Australia: Unemployment rate dips to 3.6%

The unemployment rate in Australia declined last month, despite the fact that companies cut roughly 40,000 full-time posts. This sends contradictory signals about the necessity of another interest rate increase by the Reserve Bank of Australia to cool the economy.

According to the latest data released by the Australian Bureau of Statistics on Thursday, the unemployment rate dropped to 3.6% in September from the previously reported 3.7% in August. Economists had anticipated that the unemployment rate would not move from its current level of 3.7%.

The number of full-time positions was lowered by 39,900, despite the fact that the economy added a net of 6,600 jobs. Forecasts had generally agreed that there would be an increase of 20,000 jobs in the labor force.

The crucial element was the decline in the participation rate, which went from record levels of 66.7% to a level that was 0.2 percentage points lower. Additionally, the number of hours worked decreased to 1.93 billion.

“The fall in the unemployment rate in September mainly reflected a higher proportion of people moving from being unemployed to not being in the labour force,” said Kate Lamb, who is the head of labour statistics for the agency.

When looking at the preceding two months, the average monthly employment growth was 35,000 people, which is approximately the same rate we’ve seen over the past year.

The Reserve Bank of Australia also decided to keep its fixed interest rate at its current level for the next four months as it evaluates whether or not the record-setting run of 12 rate rises between May 2022 and June of this year were sufficient to tame inflation.

Inflation will have returned to the bank’s desired 2-3% range by the time June 2025 rolls around, according to its predictions from August. The projection that the unemployment rate will reach 4% by the end of 2023 has also been predicted by the central bank, however on November 10 they will announce revised estimates.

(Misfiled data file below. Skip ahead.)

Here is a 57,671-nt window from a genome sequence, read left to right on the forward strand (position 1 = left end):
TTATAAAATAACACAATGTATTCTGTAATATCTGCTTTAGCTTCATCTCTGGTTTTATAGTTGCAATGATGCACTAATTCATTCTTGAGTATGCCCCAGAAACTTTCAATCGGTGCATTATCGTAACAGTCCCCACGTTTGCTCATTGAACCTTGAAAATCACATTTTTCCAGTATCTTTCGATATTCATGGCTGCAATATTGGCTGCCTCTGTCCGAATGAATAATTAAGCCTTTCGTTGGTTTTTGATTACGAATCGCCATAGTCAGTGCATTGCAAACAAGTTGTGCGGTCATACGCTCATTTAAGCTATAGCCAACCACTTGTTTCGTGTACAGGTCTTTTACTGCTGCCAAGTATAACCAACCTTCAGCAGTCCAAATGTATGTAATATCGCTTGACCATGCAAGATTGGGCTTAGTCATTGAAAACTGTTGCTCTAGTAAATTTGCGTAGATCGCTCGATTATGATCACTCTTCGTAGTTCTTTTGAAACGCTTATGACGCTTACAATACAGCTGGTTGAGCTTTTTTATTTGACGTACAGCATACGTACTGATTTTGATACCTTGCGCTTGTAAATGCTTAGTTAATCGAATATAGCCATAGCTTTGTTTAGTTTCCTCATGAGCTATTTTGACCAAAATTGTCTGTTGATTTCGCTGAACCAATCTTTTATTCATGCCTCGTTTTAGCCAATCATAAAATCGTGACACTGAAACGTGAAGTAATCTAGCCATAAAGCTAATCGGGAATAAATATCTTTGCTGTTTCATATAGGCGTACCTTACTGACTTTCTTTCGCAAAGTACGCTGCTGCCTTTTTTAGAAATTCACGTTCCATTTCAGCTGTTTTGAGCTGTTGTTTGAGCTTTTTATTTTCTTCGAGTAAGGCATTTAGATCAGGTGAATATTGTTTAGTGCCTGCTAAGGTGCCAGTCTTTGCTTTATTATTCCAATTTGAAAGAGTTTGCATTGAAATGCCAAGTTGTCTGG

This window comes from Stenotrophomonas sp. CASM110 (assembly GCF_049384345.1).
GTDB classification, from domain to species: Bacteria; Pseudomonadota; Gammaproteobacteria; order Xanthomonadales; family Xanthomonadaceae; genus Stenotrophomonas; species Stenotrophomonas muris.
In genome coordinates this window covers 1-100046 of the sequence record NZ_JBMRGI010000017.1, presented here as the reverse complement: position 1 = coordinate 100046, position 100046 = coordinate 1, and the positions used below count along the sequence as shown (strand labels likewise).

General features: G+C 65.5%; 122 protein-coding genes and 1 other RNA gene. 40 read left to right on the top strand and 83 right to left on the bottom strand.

The results have been welcomed as “a very welcome result” by the treasurer, Jim Chalmers, and the total number of jobs that have been created in the economy since May of the previous year has now reached a net total of 561,500.

According to Chalmers, “this is the most jobs created in the first term of any government on record, and we’re only halfway through the term,” after the Australian Bureau of Statistics began publishing monthly employment numbers, just 19 months had been in the range of 3%, with 16 of those months coming after Labor took office.

The immediate reaction of the market was a drop in the value of the Australian dollar below the 63.0 US-cents level, which indicated that traders had reduced their expectations of another rate increase by the RBA. By the early afternoon, the day’s losses on the stock market had been cut down to approximately 1.2%.

“The recent softening in hours worked, relative to employment growth, may suggest an easing in labour market strength,” said Lamb. “However, this also follows particularly strong growth over the past year.”

She stated that the labor market remained “relatively tight and resilient” even though there were 400,000 job openings as of August.

According to Tapas Strickland, head of market economics for Nab, the disparity in the numbers makes it difficult to analyze the data. “dog’s breakfast” The real unemployment rate was 3.557%, which indicates a 10% decrease over the course of the month.

“For the RBA we’d see this as a result that is broadly in line with expectations,” Adam Boyton, head of Australian economics at ANZ, said. “This shifts the attention squarely onto the CPI on the following [Wednesday] in advance of what appears to be a live RBA Board meeting in November.”

According to David Bassanese, the chief economist for Betashares, aggregate hours worked decreased by 0.9% during the September quarter, erasing some of the 2.9% gain that occurred during the previous June quarter.

“All in all, today’s report is not the type of ‘red flag’ the RBA would need to see to justify a rate hike at the November policy meeting,” Bassanese said. “The RBA would need to see this type of’red flag’ to justify a rate hike.”

New South Wales and Western Australia both reported unemployment rates of 3.3%, which was the lowest percentage among the states. New South Wales’ rate fell from 3.6% in August, while Western Australia’s rate fell significantly from 3.8%. The unemployment rate in Victoria remained the same at 3.5%, while it dropped from 4.1% to 3.9% in Queensland.

Seasonally adjusted, the unemployment rate in the Australian Capital Territory increased from 3.1% to 3.9%, which resulted in the territory losing its position as having the lowest rate in the nation.

Labor expenses were up by 1.8% in September quarter compared to three previous months, according to a separate poll of businesses conducted by NAB. The availability of workers is cited as a “significant constraint” by almost forty percent of businesses.

Nevertheless, the results of the study showed that fewer businesses anticipate “significant wage pressures in the next six months, suggesting that the peak in wage pressure may have occurred” in the quarter that has just come to an end.

“For the time being, it appears that labor demand is keeping pace with the strong rebound in population,” Alan Oster, the chief economist at NAB, said. “However, we anticipate that the labor market will gradually ease over time.”

According to the study, other aspects of the economic climate remained favorable, with “business conditions remaining robust” and “forward orders edged back into positive territory.”

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